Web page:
Stop Comparing Yourself to Others

Reading Time: 16 minutes

Comparison is the thief of joy.

– Theodore Roosevelt

Do you ever compare yourself to others? Sure you do. And if you’re like many of us (i.e., human), it was probably not long ago. Research indicates that around 10% of our collective thoughts center around a comparison of some kind. 1 That’s 2.4 hours a day, 16.8 hours a week, 72 hours a month, 876 hours a year, ok, you get the idea. But there’s something about that last number that’s downright terrifying. 

By and large, dabbling in the “comparison game” is not a positive or productive practice and will most often breed resentment, jealousy, or judgment. And while there is a lesser argued school of thought that feels comparison isn’t always bad when used to create inspiration, aside from briefly touching on this idea, we’re going to focus on the reasons why you’ll likely be better off avoiding comparison altogether. 

To systematize what would otherwise end up a scattered assortment of rambling and free-flowing thoughts resembling a long-form essay hinging on a book, here are the headlines for the concepts I’ll be discussing.

Feel free to read straight through or jump around to the topics that interest you most – this is a judgment-free zone. 

> It’s Human Nature to Compare
> Comparing Breeds Resentment
> Social Media is an Arsenic Poison

> Day 2 vs. Day 2,000
> Comparing Takes Focus off You
> How to Stop the Comparison Game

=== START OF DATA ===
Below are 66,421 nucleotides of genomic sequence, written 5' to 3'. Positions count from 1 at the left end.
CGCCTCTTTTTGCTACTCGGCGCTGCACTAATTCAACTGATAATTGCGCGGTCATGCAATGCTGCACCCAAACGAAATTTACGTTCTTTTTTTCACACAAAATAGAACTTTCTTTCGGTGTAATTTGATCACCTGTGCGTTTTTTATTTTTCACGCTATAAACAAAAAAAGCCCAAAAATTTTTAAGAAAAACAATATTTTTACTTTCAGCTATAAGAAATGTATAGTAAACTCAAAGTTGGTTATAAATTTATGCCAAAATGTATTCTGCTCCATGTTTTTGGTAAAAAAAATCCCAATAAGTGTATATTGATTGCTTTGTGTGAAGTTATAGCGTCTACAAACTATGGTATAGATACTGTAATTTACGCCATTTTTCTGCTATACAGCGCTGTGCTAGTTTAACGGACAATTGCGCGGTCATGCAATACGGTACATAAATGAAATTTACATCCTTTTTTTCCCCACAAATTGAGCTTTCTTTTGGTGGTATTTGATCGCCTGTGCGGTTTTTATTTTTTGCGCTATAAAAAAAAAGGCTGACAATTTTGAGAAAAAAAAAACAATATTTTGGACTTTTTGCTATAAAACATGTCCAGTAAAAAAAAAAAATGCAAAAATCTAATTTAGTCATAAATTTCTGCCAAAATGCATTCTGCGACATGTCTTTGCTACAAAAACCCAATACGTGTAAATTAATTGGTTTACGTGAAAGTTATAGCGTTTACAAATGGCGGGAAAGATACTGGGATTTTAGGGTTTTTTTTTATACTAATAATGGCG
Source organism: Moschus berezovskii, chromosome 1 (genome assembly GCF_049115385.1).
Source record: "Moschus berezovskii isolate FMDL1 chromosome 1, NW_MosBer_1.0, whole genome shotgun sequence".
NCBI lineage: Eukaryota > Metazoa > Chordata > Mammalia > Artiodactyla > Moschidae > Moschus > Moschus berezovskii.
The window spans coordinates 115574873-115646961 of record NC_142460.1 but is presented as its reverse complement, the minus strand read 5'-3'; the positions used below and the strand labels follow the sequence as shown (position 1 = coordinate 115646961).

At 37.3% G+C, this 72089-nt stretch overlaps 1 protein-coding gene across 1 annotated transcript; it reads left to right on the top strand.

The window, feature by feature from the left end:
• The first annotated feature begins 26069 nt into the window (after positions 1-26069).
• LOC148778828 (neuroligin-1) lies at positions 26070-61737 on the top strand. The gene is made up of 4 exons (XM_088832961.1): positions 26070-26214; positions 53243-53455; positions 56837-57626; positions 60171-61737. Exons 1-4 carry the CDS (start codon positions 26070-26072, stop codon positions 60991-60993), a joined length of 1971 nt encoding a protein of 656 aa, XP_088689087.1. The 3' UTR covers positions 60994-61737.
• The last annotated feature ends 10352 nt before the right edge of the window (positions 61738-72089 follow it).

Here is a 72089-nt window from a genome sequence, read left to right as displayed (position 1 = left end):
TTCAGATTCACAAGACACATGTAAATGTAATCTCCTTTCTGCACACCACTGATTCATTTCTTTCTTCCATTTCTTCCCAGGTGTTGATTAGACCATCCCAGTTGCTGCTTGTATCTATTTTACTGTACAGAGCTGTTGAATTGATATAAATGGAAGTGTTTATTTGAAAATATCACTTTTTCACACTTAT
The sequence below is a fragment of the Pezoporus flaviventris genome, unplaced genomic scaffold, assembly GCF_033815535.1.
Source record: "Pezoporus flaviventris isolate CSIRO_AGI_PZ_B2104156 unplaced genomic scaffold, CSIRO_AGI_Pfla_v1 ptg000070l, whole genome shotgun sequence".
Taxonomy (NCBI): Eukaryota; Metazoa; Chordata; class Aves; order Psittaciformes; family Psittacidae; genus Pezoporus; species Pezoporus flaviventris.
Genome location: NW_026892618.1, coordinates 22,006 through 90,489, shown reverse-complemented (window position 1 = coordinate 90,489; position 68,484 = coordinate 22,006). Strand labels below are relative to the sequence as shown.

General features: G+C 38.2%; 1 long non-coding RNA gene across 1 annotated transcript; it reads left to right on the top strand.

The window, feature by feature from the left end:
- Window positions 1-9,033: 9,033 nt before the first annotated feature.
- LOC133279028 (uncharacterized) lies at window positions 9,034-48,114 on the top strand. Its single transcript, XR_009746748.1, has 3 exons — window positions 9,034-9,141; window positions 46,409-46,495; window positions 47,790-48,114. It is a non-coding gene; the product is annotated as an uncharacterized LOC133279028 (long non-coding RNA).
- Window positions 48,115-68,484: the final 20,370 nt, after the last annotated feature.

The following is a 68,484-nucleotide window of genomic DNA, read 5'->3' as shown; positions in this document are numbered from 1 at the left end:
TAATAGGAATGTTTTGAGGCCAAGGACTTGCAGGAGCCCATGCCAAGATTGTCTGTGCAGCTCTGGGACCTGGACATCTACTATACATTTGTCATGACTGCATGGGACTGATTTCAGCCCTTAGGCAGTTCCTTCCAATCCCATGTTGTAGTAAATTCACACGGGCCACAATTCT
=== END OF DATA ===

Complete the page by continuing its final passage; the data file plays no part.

It’s Human Nature to Compare

The fact is, we compare. It’s literally ingrained in our DNA and the reason why humans are referred to as the “comparing creatures.” Let’s dive right in...

The part of the brain responsible for this so-called “self-other mergence” is area 9, a strip of cortex that spans the frontal lobe. (Picture it right behind your forehead.) “Area 9 shows up often in studies of social cognition,” said study researcher Marco Wittmann, a doctoral student in cognitive neuroscience at the University of Oxford in England, “so it wasn’t too surprising to see that it plays a role in gauging one’s performance against others.” 2

In their publication, The Evolutionary Psychology of Envy, Evolutionary psychologists Sarah Hill and David Buss explain that the process of natural selection is inherently competitive. This process is reflected in today’s society in which individuals must continually struggle to acquire relevant resources or positions that others are simultaneously attempting to acquire.

One of the oldest examples of social comparison and competition is in the domain of mate choice. 3 Far fewer individuals embody the characteristics that men and women most desire in their romantic partners than individuals who would like to mate with them. Therefore, individuals must compete for access to these “high mate value” mates, and only a lucky few will emerge victoriously. Because highly desirable mates exist in limited supply – as is true for any scarce resource – those individuals able to capture the hearts of these individuals necessarily do so at the expense of their competitors.